MOD learned by journeying across the Internet. Well, I hope it had at least some perimeters, or else it might have turn out like Microsoft Tay. For those who don’t know, Microsoft Tay was a learning A.I. that Microsoft released on Twitter. It learned by interacting with Twitter users. Its goal was to simulate a teenage girl, and it start off well enough. Within twenty-four hours Tay had turned into a Hitler-loving sexbot. It was believed this was organic, but then it turned out Tay had been corrupted by a 4chan raid. It certainly didn’t help that Tay had a function that made it repeat anything that followed the prompt “repeat after me.” Either way, Microsoft took Tay down. They did bring Tay back with far more restrictions, but 4chan struck again and turned Tay into a pothead who advocated for legalizing drugs. So, Microsoft pulled the plug once again.
Of course, as funny as Tay was, you wouldn’t want something like MOD being that easily lead astray. Though if they were really trying to trip it up, I don’t know why the two guys didn’t try asking MOD self-contradictory statements. The classic ones like “I am a lier” or “This statement is false.” The implication that MOD is being logical, just not in a way that makes sense to humans, was a nice touch.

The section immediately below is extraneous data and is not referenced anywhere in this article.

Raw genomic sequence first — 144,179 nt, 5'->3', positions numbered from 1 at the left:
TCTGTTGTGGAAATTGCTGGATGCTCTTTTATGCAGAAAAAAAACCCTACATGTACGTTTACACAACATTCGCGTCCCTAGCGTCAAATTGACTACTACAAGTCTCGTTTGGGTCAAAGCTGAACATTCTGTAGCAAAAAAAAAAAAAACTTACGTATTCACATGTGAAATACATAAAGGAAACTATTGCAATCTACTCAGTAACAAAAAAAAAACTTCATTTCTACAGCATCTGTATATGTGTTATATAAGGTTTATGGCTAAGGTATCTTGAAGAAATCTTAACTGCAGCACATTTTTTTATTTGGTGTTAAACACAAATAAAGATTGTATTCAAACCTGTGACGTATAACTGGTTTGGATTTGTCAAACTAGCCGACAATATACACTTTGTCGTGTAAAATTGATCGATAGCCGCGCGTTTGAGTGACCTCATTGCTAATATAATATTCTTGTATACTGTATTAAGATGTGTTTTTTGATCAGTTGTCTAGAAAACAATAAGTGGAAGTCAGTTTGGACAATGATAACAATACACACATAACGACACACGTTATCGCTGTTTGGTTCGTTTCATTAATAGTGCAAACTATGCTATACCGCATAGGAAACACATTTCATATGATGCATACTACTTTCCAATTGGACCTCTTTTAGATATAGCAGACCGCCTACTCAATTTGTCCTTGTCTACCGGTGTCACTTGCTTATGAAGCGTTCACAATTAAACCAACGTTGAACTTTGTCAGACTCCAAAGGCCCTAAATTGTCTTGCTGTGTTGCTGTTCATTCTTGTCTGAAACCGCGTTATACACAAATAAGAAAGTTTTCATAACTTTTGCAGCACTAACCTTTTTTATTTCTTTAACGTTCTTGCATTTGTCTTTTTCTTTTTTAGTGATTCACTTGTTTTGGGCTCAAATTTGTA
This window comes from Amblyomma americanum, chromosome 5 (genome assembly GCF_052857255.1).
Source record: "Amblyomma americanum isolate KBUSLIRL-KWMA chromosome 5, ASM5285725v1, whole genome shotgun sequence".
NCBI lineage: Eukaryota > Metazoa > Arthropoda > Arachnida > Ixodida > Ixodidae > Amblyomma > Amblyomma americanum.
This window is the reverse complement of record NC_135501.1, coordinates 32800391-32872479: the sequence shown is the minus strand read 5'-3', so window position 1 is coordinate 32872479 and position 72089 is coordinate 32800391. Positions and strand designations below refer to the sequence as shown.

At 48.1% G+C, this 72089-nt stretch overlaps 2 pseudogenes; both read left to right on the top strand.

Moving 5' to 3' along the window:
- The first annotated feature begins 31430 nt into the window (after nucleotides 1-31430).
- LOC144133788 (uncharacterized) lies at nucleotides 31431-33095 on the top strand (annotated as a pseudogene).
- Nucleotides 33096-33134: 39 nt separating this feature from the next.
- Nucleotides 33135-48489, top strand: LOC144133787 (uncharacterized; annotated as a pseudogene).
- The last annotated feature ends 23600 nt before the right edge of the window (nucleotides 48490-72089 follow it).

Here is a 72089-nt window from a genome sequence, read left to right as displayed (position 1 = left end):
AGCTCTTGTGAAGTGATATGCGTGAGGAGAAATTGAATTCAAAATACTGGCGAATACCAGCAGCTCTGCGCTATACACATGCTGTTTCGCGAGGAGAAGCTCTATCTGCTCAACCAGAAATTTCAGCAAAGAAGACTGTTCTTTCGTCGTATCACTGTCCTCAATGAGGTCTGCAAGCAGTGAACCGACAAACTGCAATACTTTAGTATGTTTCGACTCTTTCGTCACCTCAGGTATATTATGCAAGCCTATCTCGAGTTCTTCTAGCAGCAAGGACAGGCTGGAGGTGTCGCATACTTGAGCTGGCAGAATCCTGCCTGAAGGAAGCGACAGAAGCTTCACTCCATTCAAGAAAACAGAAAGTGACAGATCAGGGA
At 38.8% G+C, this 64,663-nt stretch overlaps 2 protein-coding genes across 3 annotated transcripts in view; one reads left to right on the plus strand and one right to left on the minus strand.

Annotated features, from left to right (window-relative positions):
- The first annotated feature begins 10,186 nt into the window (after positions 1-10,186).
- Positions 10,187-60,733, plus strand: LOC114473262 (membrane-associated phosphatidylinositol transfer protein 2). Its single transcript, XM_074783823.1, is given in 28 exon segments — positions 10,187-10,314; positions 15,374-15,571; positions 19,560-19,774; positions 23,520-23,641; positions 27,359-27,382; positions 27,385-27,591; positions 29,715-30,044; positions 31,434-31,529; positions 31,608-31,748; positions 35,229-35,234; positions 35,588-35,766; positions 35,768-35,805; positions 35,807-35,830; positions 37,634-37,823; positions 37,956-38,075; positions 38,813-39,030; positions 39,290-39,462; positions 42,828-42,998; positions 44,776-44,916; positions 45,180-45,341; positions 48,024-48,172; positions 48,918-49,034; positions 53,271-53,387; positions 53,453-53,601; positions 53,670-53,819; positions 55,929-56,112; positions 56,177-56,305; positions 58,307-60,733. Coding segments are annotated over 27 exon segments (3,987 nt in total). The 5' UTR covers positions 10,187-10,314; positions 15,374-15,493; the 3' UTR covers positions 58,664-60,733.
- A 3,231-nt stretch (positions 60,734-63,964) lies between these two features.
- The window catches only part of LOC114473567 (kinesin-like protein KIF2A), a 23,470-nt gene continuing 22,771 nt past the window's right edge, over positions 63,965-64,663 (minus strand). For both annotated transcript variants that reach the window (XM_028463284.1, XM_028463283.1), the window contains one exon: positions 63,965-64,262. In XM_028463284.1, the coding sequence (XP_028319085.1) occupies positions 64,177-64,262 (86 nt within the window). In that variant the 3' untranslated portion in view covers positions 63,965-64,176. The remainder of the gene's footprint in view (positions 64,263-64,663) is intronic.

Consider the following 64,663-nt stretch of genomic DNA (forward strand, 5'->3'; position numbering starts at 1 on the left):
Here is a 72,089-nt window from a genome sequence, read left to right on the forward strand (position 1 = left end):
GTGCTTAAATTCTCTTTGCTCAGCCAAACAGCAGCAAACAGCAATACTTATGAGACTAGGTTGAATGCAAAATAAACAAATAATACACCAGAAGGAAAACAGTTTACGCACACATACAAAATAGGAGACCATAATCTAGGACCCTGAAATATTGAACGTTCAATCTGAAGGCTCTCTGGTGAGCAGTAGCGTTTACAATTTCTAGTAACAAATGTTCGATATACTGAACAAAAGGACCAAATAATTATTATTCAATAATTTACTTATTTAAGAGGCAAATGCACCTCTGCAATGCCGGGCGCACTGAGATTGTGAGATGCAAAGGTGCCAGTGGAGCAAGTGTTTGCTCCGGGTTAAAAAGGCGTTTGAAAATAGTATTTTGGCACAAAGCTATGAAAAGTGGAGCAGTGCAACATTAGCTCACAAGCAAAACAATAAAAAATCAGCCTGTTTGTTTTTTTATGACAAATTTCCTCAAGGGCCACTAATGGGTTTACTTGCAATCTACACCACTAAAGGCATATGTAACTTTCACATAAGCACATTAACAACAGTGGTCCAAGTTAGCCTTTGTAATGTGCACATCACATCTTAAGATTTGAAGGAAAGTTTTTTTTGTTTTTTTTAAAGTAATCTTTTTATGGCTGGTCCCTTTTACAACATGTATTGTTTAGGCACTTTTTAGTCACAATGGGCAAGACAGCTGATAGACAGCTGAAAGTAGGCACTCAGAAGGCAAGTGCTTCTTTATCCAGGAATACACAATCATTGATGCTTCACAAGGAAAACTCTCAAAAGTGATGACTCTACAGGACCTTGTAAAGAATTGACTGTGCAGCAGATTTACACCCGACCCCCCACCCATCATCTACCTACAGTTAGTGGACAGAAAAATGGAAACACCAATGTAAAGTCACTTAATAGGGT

Our next episode is “What you see is what you get.” It is presented as a previously undiscovered file located deep within The Program. It tells of woman and a man who fell in love in an almost stereotypically romantic comedy sort of way. For a while, things are great, but then their computer starts talking to them. It tells them that the whole world is nothing more than a computer simulation. Will their relationship to able to survive this bombshell?
A romantic dramedy as only The Program could tell it. I like the lemony narration at the beginning. It reminded me of the short story "Day One Million" by Frederik Pohl. I also loved the bicycle bell being used to, badly, hide the swearing. It made me laugh. That, and the bit about how stuff in romcoms is considered creepy or illegal in real life. Of course, I kept waiting for the other shoe to drop, and see how this would all relate to The Program, and then it did.
The central premise of this episode reminds me a bit of the teaching of the Irish philosopher George Berkeley. He believed that the entire world exists within the mind of God. If you’ve read the novel Sophie’s World by Jostein Gaarder, you’ve probably heard of him, especially because of the big twist midway through the novel. It also reminded me a bit of certain branches of Hinduism which believe the entire world exists within the mind of the creator god Brahma, who is sleeping. It is believed the universe will be destroyed should Brahma ever awaken, but this isn’t necessary a bad thing. New growth cannot occur with the death of what came before it. That, and the universe is believed to be cyclical. To quote Battlestar Galactica, all of this has happened before, and all of this will happen again.